Arbitration is meant to be an alternate to litigation. Yet arbitration is itself the subject of much litigation over who must arbitrate, what must be arbitrated, whether and how the arbitration should proceed, and the deference courts must show to arbitration awards. This blog is intended to be a resource for litigators, in-house counsel, arbitrators and anyone else who wants to stay on top of the many thorny issues that arise under the Federal Arbitration Act. Our Bloggers →

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Don’t Game The System: “A Motion To Compel Arbitration Will Almost Never Be Futile”

After an arbitration about-face by the defendant in a class action, the Eleventh Circuit ruled that the defendant had waived its right to compel arbitration by: participating in litigation for two years and affirmatively declining to enforce its arbitration agreement with the plaintiffs until after SCOTUS issued its Concepcion decision.  Garcia v. Wachovia Corp., ___ F.3d. ___, 2012 WL 5272942 (11th Cir. Oct. 26, 2012).

The class of plaintiffs in Garcia claimed that banks unlawfully charged them overdraft fees.  One of the banks, Wells Fargo, had arbitration clauses in its customer agreements, and the clauses precluded class arbitration.  Despite that, it did not move to compel arbitration by the motion deadline in the scheduling order.  Even when the district court specifically offered Wells Fargo the opportunity to move to compel arbitration at a later date, Wells Fargo told the court that it did not intend to seek arbitration of the plaintiffs’ claims.

However, after the Concepcion decision, Wells Fargo changed its strategic course and filed a motion to dismiss the class action in favor of arbitration.  To explain its two year delay, Wells Fargo argued that the various state laws governing the agreements had declared class actions waivers unenforceable, so Wells Fargo had concluded that moving to compel arbitration would have been futile.  The plaintiffs, of course, argued that Wells Fargo had waived its right to arbitration.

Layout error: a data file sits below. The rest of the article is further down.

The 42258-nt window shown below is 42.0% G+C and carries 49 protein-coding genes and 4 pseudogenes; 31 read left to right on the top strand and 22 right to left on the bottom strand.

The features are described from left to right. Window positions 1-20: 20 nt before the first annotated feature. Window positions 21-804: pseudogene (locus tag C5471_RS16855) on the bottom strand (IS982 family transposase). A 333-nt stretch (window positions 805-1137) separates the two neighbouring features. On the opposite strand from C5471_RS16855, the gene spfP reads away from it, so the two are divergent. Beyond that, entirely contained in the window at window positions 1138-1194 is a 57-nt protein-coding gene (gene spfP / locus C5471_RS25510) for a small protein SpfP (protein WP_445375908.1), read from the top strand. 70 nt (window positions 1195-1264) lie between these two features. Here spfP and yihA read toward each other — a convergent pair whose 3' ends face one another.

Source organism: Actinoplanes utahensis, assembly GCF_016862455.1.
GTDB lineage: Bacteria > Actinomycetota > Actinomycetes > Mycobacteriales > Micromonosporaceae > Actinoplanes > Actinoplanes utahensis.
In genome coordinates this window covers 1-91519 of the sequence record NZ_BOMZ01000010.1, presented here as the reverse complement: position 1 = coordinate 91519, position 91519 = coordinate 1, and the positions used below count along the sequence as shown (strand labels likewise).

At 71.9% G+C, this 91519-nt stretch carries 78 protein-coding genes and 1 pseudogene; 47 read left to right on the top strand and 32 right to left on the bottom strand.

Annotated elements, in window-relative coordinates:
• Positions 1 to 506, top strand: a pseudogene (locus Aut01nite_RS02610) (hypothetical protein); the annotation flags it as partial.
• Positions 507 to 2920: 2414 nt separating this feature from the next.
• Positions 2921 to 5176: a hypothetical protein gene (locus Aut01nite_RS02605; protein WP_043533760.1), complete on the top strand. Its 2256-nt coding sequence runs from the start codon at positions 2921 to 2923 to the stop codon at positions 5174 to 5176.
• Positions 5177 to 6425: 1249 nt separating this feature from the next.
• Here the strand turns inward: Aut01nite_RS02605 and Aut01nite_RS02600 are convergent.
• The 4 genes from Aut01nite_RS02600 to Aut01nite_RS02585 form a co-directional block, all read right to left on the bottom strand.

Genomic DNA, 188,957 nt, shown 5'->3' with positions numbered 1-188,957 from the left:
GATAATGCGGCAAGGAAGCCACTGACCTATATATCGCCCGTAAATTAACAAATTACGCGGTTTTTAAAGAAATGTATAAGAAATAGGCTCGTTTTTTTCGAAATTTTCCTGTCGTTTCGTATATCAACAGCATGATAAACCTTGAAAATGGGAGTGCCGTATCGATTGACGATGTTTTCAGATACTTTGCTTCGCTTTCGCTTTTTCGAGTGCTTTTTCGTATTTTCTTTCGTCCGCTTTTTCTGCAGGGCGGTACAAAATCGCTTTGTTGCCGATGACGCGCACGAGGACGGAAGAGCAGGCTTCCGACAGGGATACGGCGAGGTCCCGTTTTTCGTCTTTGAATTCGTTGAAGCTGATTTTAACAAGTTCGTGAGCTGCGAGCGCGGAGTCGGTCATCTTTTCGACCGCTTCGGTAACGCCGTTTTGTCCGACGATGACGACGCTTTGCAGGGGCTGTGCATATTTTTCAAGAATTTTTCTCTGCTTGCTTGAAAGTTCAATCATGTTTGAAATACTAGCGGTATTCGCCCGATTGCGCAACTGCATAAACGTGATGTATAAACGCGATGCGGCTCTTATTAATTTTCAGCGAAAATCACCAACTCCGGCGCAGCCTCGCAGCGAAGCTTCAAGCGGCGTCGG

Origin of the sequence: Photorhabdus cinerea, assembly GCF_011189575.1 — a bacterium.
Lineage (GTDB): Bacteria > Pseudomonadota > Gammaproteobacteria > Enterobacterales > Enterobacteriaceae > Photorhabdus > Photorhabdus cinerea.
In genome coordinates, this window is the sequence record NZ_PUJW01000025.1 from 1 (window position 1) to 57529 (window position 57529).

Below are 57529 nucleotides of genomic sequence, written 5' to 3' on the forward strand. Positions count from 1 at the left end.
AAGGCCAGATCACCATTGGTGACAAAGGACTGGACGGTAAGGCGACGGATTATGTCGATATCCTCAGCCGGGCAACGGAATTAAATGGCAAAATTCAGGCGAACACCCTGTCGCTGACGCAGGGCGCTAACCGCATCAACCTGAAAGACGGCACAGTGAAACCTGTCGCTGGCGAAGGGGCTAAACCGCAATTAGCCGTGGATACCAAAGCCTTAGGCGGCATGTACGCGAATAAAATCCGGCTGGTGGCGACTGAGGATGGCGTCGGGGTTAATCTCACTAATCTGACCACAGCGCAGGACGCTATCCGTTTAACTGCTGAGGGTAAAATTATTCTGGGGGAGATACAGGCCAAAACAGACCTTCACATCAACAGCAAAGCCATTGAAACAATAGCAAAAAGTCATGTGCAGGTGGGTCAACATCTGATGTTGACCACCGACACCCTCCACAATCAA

The Eleventh Circuit recognized that there is a futility exception of sorts — litigants are not required “to engage in futile gestures” — but concluded Wells Fargo’s behavior was not excused.  The only time that a party’s failure to compel arbitration will not amount to waiver, after it has “substantially invoked the litigation machinery,” is when it “would almost certainly have been futile.”  Wells Fargo did not meet that high burden here, because the Eleventh Circuit concluded that Concepcion did not change the law on preemption, it merely applied it in a new context.  The court noted that “absent controlling Supreme Court or circuit precedent foreclosing a right to arbitrate, a motion to compel arbitration will almost never be futile.”   For that reason, the court affirmed the district court’s denial of Wells Fargo’s motion to dismiss the action in favor of arbitration.

This decision reminds me of advice from my contracts professor in law school.  When we began to ask her a series of follow-up questions about her modified Socratic method  (where there was some rhyme and reason to who got asked questions when) that were clearly intended to identify on which days we could be unprepared, she cut off the questions curtly with “Don’t try to game it.  Just be ready.”  The same applies to attorneys representing parties with arbitration agreements.  If there is a chance in hell that your arbitration agreement can be enforced (and that you strategically will want that to happen), make that argument early and often.

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